§ 114. We come now to consider the Statute of Frauds in its application to contracts; a branch of the subject of superior importance, and upon which the decisions of the courts of both countries have been very numerous, presenting a great variety of questions of acknowledged difficulty. The method proposed for the discussion of it is that suggested by the very arrangement of the sections above quoted from the English statute, and it is to examine, First, How far the statute affects verbal contracts; Secondly, What are the contracts embraced by it; and, Thirdly, What are the formalities which it requires in the making of such contracts; or, more briefly, its operation, its subject-matter, and its requirements. The first of these divisions will form the subject of the present and the succeeding chapter.

§ 115. At the outset, we note the difference in phraseology between the fourth and seventeenth sections, in this, that the former says "no action shall be brought" upon the contract, and the latter says the contract shall not be "allowed to be good." There seems to be no reason to attribute to the latter phraseology any force, or to draw from it any inferences, different from those which attend the construction of the former. "Allowed to be good" appears to mean, considered good for the purposes of recovery upon it;l and the remaining portions of the two sections in question being very similar, and the policy of the two being very clearly the same, we should not be justified in laying much stress upon the change of phrase. The whole statute is undeniably put together most irregularly and loosely. Many of our States, in adopting the substance of it, have disregarded the difference alluded to, and put the sales of goods into the same section with other contracts, extending to them a common provision, that no action shall be brought, etc.

1 Townsend v. Hargraves, 118 Mass. 325, 334.

§ 115 a. The operation, then, which the statute has upon a contract covered by it, is that no enforcement of the contract can be had, while the requirements of the statute remain unsatisfied, if the party against whom enforcement is sought choose to insist upon this defence; the statute does not make the contract illegal; a contract which was legal and actionable before the statute is legal since and notwithstanding the statute, and is also actionable or enforceable if the making of the contract be followed by compliance with the requirements of the statute.1 Compliance with the requirements of the statute does not constitute the contract; the statute presupposes an existing lawful contract, the enforcement of which is suspended till the statute is satisfied.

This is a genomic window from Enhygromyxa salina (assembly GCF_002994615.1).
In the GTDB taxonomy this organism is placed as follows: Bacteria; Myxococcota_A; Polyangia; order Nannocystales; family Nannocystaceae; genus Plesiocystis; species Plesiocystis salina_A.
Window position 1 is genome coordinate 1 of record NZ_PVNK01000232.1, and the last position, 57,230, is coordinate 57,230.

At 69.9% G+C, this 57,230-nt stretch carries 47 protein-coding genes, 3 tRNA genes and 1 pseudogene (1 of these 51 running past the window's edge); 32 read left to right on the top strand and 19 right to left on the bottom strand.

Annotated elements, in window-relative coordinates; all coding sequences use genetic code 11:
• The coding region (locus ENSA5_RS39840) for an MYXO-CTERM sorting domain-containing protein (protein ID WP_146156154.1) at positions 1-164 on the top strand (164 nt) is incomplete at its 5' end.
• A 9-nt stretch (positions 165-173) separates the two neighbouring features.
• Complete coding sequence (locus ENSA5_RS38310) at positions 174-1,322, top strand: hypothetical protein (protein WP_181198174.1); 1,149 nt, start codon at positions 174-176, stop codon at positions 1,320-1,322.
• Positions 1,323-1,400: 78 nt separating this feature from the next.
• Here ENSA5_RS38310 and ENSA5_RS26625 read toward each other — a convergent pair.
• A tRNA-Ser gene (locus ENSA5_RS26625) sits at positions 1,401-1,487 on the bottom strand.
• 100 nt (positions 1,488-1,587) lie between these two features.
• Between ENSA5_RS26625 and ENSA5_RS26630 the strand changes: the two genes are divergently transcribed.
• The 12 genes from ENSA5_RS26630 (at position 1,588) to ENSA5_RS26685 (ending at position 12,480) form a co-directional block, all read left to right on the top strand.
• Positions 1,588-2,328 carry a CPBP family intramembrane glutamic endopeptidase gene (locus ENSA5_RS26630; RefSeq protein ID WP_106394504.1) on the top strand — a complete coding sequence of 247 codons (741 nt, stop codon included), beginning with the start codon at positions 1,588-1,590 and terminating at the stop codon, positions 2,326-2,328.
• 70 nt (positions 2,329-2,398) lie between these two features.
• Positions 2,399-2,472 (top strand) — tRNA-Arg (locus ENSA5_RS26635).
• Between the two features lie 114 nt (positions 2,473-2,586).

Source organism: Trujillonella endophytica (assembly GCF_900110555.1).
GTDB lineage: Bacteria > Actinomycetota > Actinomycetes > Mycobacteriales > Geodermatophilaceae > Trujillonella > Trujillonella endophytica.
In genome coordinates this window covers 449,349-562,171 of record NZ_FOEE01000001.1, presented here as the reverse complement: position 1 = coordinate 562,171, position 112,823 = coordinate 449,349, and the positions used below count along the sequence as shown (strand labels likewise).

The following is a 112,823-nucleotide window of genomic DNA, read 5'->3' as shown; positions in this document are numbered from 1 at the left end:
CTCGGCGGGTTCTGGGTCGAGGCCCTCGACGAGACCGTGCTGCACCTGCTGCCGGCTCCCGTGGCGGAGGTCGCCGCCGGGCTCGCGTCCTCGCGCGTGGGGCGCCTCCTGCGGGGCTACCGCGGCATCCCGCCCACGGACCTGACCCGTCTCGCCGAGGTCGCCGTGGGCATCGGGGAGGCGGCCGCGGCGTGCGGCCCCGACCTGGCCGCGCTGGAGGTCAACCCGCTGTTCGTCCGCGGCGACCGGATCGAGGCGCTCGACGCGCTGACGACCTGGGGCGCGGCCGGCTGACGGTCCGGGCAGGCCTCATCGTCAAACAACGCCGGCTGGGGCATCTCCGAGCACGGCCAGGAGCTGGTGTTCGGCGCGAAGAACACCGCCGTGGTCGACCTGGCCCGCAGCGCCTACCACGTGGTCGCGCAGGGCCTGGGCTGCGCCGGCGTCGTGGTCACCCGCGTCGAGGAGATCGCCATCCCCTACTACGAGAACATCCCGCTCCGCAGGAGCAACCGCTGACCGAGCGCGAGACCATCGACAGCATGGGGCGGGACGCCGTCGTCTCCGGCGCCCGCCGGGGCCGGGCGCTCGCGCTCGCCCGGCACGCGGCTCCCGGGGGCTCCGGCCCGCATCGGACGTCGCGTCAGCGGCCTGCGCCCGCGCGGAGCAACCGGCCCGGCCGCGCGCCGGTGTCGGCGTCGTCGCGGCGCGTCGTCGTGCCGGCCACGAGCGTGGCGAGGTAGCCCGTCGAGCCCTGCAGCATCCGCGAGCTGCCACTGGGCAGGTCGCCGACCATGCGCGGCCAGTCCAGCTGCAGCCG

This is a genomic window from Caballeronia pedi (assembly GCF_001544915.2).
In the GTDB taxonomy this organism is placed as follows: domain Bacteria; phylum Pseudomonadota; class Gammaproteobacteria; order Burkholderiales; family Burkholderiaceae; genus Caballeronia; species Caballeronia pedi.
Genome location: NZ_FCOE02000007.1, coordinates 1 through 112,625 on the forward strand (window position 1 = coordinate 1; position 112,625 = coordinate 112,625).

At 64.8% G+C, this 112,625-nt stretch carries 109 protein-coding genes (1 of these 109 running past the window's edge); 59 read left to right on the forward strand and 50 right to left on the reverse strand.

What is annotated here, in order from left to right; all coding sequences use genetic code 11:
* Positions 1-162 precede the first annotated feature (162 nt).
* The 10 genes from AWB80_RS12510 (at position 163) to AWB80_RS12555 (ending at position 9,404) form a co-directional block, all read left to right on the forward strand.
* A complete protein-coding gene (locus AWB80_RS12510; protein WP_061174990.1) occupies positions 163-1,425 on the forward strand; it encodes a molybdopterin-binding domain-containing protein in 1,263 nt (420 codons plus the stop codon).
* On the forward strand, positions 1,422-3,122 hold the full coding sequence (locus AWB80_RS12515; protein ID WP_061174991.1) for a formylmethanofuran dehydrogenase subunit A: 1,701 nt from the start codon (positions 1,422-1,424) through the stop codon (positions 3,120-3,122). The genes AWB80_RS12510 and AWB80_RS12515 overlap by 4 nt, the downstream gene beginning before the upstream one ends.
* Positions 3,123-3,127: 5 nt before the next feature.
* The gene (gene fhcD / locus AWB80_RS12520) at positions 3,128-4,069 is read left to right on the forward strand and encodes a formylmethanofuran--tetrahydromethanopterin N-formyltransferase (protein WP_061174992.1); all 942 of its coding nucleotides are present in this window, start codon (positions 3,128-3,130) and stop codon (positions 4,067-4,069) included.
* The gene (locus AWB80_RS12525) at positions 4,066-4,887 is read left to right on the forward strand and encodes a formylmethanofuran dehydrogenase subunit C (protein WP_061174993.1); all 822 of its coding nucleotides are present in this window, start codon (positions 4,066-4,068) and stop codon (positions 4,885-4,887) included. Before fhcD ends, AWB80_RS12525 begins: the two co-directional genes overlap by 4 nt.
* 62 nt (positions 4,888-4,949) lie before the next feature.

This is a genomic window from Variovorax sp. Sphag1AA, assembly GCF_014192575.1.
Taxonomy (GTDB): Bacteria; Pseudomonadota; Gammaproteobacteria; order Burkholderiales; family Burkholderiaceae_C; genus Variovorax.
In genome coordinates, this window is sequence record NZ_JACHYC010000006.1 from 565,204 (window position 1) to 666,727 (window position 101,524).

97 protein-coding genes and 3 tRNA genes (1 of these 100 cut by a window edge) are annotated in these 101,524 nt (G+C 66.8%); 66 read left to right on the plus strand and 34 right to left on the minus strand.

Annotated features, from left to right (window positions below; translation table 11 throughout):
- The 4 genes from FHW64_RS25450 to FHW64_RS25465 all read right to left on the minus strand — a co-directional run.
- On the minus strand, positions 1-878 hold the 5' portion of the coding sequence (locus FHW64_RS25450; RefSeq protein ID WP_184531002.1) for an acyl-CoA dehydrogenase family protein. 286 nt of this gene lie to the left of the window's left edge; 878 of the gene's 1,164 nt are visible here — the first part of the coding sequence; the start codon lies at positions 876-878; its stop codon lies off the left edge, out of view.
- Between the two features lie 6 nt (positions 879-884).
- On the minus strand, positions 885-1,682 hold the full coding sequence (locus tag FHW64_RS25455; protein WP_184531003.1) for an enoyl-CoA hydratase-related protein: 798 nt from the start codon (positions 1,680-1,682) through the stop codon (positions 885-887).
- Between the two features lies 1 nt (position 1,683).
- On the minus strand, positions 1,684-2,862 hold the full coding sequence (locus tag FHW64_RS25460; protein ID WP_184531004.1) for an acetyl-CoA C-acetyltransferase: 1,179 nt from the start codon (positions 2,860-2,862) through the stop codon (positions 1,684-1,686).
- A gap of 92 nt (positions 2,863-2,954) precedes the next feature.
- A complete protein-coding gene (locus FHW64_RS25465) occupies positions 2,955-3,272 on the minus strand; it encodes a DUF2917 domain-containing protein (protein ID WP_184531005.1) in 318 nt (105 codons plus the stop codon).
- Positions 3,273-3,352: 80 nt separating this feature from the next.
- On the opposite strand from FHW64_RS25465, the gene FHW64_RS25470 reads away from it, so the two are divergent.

§ 116. Where the contract has been in fact completely executed on both sides, the rights, duties, and obligations of the parties resulting from such performance stand unaffected by the statute.2 An apt illustration of this familiar doctrine is

1 In previous editions of this treatise, the operation of the statute has been defined, as the mere prescription of a rule of evidence. It is still believed that this view is the true one, and that the cases which are inconsistent with it rest upon uncertain ground. But it is perhaps better to avoid, as far as may be, prejudging open questions in introductory definitions. The statement in the present text will be found to be as precise as the condition of the law will warrant. Since the foregoing was written, it has been confirmed by Lord Blackburn in an opinion delivered in Maddison v. Alderson, L. R. 8 H. L. C. 467.

2 Stone v. Dennison, 13 Pick. (Mass.) 1; Mushat v. Brevard, 4 Dev. (N. C.) 73; Ryan v. Tomlison, 39 Cal. 639; Niland v. Murphy, 73 Wisc. 326; Haussman v. Burnham, 59 Conn. 117; Gordon v. Tweedy, 71 Ala. 202; Webster v. Le Compte, 74 Md. 249; Larsen v. Johnson, 78 Wisc. 300; Baldock v. Atwood, 21 Oregon 73; Bibb v. Allen, 149 U. S. 481; afforded by the case of a verbal agreement for a lease not exceeding three years, followed by an actual verbal demise accordingly; here no action would lie upon the agreement while executory, but after it is executed by the creation of a tenancy such as the statute allows to be created without writing, both parties are bound by the terms of the tenancy, and neither party can avail himself of the fact that the agreement could not, in the first instance, have been enforced against him.1 The same rule applies when goods are delivered and paid for, or a guarantor has paid, as he agreed to do, upon the default of the principal debtor; neither party can recover what money he has paid or what property he has delivered, though it may be that he could not have been compelled at law to pay or deliver; still less can the principal debtor for whom the guarantor has paid, or any third person for whom another has purchased goods, avoid the just claim of the guarantor or of the purchaser for reimbursement, on the ground that they could not have been compelled at law to make the payments which they now seek to have made up to them. So with all cases of contracts embraced by the statute.2 When fully executed on both sides, the positions of the parties are fixed, subject, of course, to the power of a court of equity to afford relief in cases of fraud and mistake.

§ 117. When so much of a contract as would bring it within the Statute of Frauds has been executed, all the remaining stipulations become valid and enforceable, and the parties to the contract regain all the rights of action they would have had at common law. Thus when, in pursuance of a verbal contract, a conveyance or lease of land is executed, or goods are sold and delivered, an action may be maintained for the breach of the promise to pay the price, or of any of the other stipulations of the contract;1 provided, of course, they are not such stipulations as the statute requires to be in writing.2

Grippen v. Benhara, 5 Wash. 589. But see De Moss v. Robinson (Cooley, J., dissenting), 46 Mich. 62.